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2003–04 FA Premier League

The 2003–04 FA Premier League (known as the FA Barclaycard Premiership for sponsorship reasons) was the 12th season of the Premier League. Arsenal were the champions and Chelsea, who had spent heavily throughout the season, were the runners up. Arsenal ended the season without a single defeat – the first team ever to do so in a 38-game league season and the second team overall (the first was Preston North End in 1889, 115 years earlier, during a 22-game league season).

FA Premier League
Season2003–04
ChampionsArsenal
3rd Premier League title
13th English title
RelegatedWolverhampton Wanderers
Leicester City
Leeds United
Champions LeagueArsenal
Chelsea
Manchester United
Liverpool
UEFA CupNewcastle United
Middlesbrough
Matches played380
Goals scored1,012 (2.66 per match)
Top goalscorerThierry Henry (30 goals)
Biggest home winPortsmouth 6–1 Leeds United
(8 November 2003)
Chelsea 5–0 Newcastle United
(9 November 2003)
Arsenal 5–0 Leeds United
(16 April 2004)
Biggest away winWolverhampton Wanderers 0–5 Chelsea
(20 September 2003)
Leicester City 0–5 Aston Villa
(31 January 2004)
Highest scoringManchester City 6–2 Bolton Wanderers
(18 October 2003)
Tottenham 4–4 Leicester City
(22 February 2004)
Middlesbrough 5–3 Birmingham City
(20 March 2004)
Longest winning run9 games[1]
Arsenal
Longest unbeaten run38 games, the entire season[1]
Arsenal
Longest winless run14 games[1]
Manchester City
Longest losing run6 games[1]
Leeds United
Highest attendance67,758
Manchester United v Southampton
(31 January 2004)
Lowest attendance13,981
Fulham v Blackburn Rovers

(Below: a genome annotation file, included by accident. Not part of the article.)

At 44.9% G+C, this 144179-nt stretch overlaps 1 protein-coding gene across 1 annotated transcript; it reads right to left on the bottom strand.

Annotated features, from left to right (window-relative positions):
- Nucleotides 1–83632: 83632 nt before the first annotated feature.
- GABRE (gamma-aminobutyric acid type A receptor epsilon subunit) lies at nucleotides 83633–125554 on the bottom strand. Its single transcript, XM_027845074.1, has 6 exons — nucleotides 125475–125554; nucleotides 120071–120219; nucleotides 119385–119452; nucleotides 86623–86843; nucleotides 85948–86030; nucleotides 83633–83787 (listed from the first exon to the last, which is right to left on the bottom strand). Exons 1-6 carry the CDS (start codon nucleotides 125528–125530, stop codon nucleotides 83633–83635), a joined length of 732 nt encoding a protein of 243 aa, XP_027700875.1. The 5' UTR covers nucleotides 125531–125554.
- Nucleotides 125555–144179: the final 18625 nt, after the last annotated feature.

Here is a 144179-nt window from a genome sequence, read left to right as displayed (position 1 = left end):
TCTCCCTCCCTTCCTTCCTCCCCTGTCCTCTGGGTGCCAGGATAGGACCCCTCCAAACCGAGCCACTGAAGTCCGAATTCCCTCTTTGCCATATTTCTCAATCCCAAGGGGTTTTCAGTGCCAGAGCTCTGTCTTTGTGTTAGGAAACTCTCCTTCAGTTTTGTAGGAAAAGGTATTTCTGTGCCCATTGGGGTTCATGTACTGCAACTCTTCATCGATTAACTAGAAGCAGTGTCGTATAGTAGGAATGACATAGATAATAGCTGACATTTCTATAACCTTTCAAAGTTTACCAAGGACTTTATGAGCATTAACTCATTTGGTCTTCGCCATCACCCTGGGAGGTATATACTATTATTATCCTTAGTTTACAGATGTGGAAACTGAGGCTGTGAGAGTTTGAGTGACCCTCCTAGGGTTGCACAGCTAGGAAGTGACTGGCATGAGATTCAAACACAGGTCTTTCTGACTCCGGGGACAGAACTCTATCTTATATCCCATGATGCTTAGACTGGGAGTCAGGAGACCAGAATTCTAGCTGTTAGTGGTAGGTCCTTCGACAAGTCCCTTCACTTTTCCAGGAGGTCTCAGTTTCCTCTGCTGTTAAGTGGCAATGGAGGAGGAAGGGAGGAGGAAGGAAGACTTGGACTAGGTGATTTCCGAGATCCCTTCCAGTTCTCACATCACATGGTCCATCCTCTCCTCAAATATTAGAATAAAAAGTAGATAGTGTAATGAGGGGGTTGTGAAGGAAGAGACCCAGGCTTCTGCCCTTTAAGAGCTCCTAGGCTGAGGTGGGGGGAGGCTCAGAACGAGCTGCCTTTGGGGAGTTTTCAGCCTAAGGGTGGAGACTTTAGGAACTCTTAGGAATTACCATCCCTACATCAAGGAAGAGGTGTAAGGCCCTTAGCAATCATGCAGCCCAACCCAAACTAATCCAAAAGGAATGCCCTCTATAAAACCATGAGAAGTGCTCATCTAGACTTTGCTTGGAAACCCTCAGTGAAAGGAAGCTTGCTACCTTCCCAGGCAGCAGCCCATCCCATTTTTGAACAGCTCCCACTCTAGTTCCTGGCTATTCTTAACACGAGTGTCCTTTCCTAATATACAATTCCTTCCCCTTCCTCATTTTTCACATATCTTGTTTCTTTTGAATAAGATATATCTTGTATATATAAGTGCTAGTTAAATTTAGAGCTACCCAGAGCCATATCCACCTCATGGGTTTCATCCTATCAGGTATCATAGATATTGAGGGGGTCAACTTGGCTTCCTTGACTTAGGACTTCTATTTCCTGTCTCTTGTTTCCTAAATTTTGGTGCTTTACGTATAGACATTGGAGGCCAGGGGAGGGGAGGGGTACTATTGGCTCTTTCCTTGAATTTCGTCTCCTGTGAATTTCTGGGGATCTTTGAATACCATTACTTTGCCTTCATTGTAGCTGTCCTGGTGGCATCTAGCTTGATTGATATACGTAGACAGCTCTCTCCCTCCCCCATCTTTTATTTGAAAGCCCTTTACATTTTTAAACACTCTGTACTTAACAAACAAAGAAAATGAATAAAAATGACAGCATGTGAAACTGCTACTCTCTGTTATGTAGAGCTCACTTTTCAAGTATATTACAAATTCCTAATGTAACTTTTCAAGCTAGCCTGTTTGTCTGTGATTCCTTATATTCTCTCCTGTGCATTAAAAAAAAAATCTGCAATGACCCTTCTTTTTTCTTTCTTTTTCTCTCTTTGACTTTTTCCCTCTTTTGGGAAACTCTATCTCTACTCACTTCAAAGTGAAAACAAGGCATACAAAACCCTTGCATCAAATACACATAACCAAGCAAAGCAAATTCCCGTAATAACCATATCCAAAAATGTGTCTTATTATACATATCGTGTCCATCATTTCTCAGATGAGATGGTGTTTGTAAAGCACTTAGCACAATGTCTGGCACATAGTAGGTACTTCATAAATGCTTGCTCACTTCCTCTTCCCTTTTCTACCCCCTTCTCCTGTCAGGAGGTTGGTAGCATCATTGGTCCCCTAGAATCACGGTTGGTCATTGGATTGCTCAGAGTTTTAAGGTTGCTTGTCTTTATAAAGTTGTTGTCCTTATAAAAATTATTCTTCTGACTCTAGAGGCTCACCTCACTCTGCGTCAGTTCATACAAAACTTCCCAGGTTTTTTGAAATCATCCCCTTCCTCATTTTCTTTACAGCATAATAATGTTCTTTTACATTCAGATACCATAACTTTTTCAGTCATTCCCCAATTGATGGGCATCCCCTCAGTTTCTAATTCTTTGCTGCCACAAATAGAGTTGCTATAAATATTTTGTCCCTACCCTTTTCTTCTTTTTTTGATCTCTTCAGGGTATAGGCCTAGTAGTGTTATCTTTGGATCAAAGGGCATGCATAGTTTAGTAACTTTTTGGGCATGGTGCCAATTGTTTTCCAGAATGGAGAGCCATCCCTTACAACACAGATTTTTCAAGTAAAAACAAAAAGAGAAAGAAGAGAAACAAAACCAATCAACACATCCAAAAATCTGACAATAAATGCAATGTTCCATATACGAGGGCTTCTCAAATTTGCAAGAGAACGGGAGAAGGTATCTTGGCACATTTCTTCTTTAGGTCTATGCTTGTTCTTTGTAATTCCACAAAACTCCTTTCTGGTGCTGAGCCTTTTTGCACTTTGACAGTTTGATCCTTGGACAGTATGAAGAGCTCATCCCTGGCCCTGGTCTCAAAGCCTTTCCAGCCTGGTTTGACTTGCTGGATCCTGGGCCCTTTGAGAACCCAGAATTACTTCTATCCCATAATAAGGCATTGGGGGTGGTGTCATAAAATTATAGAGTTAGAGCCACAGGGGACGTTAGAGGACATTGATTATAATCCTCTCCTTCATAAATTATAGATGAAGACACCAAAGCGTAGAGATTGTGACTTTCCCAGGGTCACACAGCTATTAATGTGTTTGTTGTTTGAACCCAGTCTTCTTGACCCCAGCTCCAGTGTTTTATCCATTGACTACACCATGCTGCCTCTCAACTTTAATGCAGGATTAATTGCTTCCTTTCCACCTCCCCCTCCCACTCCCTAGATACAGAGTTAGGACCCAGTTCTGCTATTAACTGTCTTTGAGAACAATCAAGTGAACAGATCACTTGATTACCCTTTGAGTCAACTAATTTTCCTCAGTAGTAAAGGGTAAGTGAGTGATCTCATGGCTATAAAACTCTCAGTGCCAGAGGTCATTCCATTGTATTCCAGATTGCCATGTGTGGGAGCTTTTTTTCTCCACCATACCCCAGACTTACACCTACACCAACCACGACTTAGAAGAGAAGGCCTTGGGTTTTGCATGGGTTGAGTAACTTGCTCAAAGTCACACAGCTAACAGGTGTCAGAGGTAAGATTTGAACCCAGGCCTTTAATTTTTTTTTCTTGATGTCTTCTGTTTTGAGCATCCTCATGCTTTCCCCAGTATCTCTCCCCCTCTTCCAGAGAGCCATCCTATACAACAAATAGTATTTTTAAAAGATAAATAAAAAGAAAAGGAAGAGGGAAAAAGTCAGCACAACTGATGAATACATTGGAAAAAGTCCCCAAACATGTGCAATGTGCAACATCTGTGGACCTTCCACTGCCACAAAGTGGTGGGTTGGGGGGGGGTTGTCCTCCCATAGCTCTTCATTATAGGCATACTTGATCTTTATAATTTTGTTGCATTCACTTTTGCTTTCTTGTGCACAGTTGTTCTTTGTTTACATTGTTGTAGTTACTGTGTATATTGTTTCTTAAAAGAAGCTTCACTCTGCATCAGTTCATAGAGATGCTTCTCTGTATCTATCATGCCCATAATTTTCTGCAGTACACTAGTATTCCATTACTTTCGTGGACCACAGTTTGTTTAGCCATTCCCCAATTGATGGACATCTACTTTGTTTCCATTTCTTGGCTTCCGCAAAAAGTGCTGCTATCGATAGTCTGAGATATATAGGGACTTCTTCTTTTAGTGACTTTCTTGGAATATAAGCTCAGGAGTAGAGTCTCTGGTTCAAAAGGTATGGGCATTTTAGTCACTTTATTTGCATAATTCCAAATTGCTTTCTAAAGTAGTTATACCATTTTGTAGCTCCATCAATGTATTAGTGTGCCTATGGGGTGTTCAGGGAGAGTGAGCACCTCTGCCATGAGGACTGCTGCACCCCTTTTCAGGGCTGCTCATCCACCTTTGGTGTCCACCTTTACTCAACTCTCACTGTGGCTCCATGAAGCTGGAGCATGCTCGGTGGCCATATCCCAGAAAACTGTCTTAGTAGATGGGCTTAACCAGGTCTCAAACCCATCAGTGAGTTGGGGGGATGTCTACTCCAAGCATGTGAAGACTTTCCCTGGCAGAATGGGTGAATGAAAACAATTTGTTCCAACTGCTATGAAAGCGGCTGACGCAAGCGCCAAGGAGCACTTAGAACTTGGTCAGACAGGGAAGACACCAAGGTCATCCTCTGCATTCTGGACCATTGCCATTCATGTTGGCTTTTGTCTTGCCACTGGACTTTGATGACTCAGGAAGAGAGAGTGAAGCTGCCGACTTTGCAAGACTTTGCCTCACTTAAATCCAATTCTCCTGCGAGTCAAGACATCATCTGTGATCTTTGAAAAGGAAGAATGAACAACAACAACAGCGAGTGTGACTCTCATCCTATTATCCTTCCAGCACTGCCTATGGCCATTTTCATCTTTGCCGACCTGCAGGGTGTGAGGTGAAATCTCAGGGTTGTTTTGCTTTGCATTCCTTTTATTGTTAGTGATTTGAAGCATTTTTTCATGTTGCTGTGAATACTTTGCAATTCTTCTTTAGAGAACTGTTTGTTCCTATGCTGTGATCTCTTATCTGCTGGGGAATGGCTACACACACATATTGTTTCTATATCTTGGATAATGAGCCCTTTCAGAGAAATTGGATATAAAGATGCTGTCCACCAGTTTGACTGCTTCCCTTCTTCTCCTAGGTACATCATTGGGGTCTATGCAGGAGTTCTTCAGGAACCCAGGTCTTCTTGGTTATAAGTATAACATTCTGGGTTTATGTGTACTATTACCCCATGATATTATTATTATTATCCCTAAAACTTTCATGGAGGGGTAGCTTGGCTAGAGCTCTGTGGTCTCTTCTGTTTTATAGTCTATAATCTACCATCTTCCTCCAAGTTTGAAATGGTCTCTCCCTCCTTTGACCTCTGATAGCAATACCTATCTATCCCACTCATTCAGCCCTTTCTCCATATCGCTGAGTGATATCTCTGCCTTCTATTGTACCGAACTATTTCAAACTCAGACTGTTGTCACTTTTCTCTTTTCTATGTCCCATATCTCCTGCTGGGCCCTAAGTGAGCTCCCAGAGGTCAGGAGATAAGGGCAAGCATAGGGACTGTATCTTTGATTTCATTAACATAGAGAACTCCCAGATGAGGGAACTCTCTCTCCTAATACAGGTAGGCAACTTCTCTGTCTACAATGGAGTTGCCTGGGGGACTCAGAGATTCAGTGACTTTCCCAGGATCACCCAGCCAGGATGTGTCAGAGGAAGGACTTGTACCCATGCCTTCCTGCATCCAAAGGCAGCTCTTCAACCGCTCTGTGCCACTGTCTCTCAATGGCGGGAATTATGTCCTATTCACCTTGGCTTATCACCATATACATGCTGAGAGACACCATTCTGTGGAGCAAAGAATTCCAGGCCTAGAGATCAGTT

(12 April 2004)
Arsenal captain Patrick Vieira lifting the trophy at Highbury

Having qualified for the Champions' League the previous season, Chelsea were bolstered by a £100 million outlay on world-class players, a spree funded by the extensive financial resources of their new owner Roman Abramovich. Manchester United's attack was as strong as ever thanks to free-scoring Ruud van Nistelrooy, but the midfield was weakened following the £25 million pre-season sale of David Beckham to Real Madrid, and the centre of defence suffered a more severe setback after Rio Ferdinand was ruled out for the final four months of the season after being found guilty of the "failure or refusal to take a drugs test". The case of Rio Ferdinand started a debate about punishments relating to drug testing in football, with there being differing views on whether the punishment was too harsh or too lenient. Ferdinand's club sought to make direct comparisons with an earlier case of Manchester City reserve player who had in fact committed a lesser drug testing offence and as a result escaped with only a fine.[2] City themselves had just moved from Maine Road to the City of Manchester Stadium.[3]

Arsenal, meanwhile, had only signed German goalkeeper Jens Lehmann in the 2003 close season, but French striker Thierry Henry was instrumental in Arsenal's success. Away from the Premier League, Arsène Wenger's team suffered disappointment in the cup competitions. They were knocked-out by League Cup eventual winners Middlesbrough in the semi-finals. They lost their defence of the FA Cup (which they held for two seasons in a row) after losing to eventual winners Manchester United in the semi-final. Arsenal were knocked out of the Champions League quarter-finals by Chelsea (3–2 on aggregate). These blows in the FA Cup and Champions League came within a few days of each other, and it was feared that Arsenal might squander their lead of the Premier League for the second successive season, but Arsenal thumped Liverpool only days later. Arsenal's Invincibles finished the season with 26 wins, 12 draws, 0 defeats and 90 points.